Russian press review 15.11.06

Russian press offers articles on George Bush's brief visit to Moscow, the prospects of Pakistani-Russian cooperation and intended opening of shipping lines between westernmost exclave of Russia – Kaliningrad region and the West.

“Nezavisimaya gazeta” daily looks at US President Bush’s plans to stop-over in Moscow en route to Hanoi and meet Russian President Vladimir Putin. The paper writes that Bush’s visit aims to ‘unfreeze" America's far from ideal relations with Russia. He hopes to use the dividends from meeting Putin to improve his position in the eyes of the Democrats dominating the Congress, writes the paper. President Bush is expected to support Russia’s bid to join the WTO.
But the ‘green light’ comes with a catch, “Moskivskiy Komsomolets” daily mentions. Washington would like Moscow to change its soft position on Iran. 

The paper also says that Air Force One could easily avoid a refueling in Moscow. It can fly over half of the globe thanks to in flight refueling. Bush’s aircraft, adds the paper, is also equipped with a bathroom, a bedroom, a gym and a conference-hall. It has two kitchens, a mini-hospital, 85 telephones and 19 tv-sets.

“Kommersant” business daily adds that building relations with the US is serious and hard work. Russia, like the former USSR, got used to dealing exclusively with the US administration. But the present situation also calls for effective contacts with the law-makers, writes the daily. It stresses that Russian parliamentarians should rely less on trips and be more active in building a constant presence in Washington.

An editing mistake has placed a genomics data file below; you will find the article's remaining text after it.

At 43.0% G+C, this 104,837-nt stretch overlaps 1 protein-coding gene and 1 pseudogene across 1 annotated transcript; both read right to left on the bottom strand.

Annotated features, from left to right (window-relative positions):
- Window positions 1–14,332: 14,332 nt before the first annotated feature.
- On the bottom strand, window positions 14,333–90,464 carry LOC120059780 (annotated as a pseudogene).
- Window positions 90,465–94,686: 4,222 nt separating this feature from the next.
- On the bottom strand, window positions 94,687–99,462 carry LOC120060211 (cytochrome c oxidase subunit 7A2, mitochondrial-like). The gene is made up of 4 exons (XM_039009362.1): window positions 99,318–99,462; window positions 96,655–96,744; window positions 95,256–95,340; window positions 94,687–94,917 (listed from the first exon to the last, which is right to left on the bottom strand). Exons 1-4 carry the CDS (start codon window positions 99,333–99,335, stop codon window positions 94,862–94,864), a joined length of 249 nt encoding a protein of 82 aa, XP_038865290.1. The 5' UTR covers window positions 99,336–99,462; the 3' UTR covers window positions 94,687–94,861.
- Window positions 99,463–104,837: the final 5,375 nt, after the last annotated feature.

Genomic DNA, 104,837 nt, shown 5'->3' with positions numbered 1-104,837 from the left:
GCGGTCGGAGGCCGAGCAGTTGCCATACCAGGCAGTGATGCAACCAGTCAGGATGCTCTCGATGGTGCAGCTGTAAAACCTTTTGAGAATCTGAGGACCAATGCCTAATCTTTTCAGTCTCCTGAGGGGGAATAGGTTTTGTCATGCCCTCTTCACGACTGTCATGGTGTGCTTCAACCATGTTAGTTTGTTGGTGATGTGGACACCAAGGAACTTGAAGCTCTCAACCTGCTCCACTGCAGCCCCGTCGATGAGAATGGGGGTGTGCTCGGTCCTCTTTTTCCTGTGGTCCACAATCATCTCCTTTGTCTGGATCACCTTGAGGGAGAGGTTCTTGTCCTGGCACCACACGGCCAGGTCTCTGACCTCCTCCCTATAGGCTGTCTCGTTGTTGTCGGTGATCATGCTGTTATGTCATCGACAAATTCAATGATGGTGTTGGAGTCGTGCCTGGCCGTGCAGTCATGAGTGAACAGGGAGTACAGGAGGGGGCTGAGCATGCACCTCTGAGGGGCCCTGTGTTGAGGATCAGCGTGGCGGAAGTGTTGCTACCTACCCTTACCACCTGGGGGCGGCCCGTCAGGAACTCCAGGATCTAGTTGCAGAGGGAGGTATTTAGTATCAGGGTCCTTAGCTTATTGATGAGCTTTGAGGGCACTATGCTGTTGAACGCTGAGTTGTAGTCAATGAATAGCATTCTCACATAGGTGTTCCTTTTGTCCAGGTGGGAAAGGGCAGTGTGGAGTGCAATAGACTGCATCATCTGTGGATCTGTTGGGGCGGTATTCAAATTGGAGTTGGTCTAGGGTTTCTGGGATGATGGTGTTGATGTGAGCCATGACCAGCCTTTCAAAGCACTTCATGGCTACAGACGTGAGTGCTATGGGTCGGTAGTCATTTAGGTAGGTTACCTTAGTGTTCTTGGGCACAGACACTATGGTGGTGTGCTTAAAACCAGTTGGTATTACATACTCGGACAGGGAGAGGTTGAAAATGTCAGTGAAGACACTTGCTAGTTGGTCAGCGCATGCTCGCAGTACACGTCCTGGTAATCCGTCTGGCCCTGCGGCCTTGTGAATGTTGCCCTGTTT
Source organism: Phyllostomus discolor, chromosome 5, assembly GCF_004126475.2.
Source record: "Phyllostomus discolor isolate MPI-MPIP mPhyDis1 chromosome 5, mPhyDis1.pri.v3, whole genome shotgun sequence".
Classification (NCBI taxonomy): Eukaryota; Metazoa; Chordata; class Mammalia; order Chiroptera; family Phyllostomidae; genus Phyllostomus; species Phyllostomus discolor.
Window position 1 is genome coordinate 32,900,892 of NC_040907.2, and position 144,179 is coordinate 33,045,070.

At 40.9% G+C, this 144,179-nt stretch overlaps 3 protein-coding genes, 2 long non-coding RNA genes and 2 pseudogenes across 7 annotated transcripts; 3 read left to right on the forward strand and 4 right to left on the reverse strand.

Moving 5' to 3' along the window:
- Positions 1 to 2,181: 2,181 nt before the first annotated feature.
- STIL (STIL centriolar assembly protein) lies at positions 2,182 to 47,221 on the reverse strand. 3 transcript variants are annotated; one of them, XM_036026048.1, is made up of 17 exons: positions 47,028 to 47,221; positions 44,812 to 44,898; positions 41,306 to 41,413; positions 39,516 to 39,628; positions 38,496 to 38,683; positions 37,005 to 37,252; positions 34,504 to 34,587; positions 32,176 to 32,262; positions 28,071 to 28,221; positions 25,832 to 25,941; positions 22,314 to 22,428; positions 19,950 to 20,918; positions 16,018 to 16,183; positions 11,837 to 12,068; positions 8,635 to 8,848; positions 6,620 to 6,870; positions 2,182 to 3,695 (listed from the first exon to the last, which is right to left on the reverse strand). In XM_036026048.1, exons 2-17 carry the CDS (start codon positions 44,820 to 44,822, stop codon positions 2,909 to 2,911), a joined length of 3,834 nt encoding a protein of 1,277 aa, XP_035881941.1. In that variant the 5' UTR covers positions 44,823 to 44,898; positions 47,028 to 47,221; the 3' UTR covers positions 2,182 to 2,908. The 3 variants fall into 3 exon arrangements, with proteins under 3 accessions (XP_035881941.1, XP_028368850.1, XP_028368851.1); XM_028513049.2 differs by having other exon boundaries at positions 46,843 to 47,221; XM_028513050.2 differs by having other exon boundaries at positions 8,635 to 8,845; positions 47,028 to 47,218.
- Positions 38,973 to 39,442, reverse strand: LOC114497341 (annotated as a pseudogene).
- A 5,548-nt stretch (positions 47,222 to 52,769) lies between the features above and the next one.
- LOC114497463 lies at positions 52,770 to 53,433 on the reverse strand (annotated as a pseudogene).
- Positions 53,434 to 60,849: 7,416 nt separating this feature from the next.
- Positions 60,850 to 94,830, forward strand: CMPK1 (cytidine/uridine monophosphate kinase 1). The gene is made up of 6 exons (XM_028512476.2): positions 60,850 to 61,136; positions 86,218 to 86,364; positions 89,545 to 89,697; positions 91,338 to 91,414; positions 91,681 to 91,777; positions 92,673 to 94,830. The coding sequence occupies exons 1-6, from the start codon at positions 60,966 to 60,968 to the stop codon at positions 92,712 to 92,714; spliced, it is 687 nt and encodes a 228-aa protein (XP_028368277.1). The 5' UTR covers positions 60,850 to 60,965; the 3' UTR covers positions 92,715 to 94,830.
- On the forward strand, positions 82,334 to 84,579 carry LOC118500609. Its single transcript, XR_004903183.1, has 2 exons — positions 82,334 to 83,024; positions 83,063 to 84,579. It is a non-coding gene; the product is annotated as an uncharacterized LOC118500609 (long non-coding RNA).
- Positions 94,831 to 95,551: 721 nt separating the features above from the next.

“Novye Izvestia” newspaper carries an interview with Sheikh Rashid Ahmet, the vice-president of Pakistan’s Muslim League party who is also the country’s railway minister. He says the construction of a railway from Russia to Pakistan and from Pakistan to Iran and Afghanistan as well as gas transit projects would open a new chapter in Pakistani-Russian economic relations.

“Vremya Novostey” daily quotes an official of the Kaliningrad region, Russia’s western-most enclave, as saying they intend to open shipping lines to Europe via the Vistula gulf. Western vessels used to be forbidden to enter Russia's westernmost region, reports the daily. 
And a Polish diplomat in the region, adds the daily, also welcomes the move. But he regrets the time it has taken to open up the gulf as Poland has been courting Russia about the navigation issue for the last 15 years. 
“Trud” newspaper writes about Russia’s lax control over genetically modified products. The reason behind it is the absence of relevant legal provisions on genetically modified food or any strict administrative punishment for violating consumers’ rights.

The daily concludes genetically modified products may have a time bomb effect on the nation’s health. Up to now, there has been too little empirical research of genetically modified goods to claim they are safe for human consumption. The available research offers few grounds for optimism.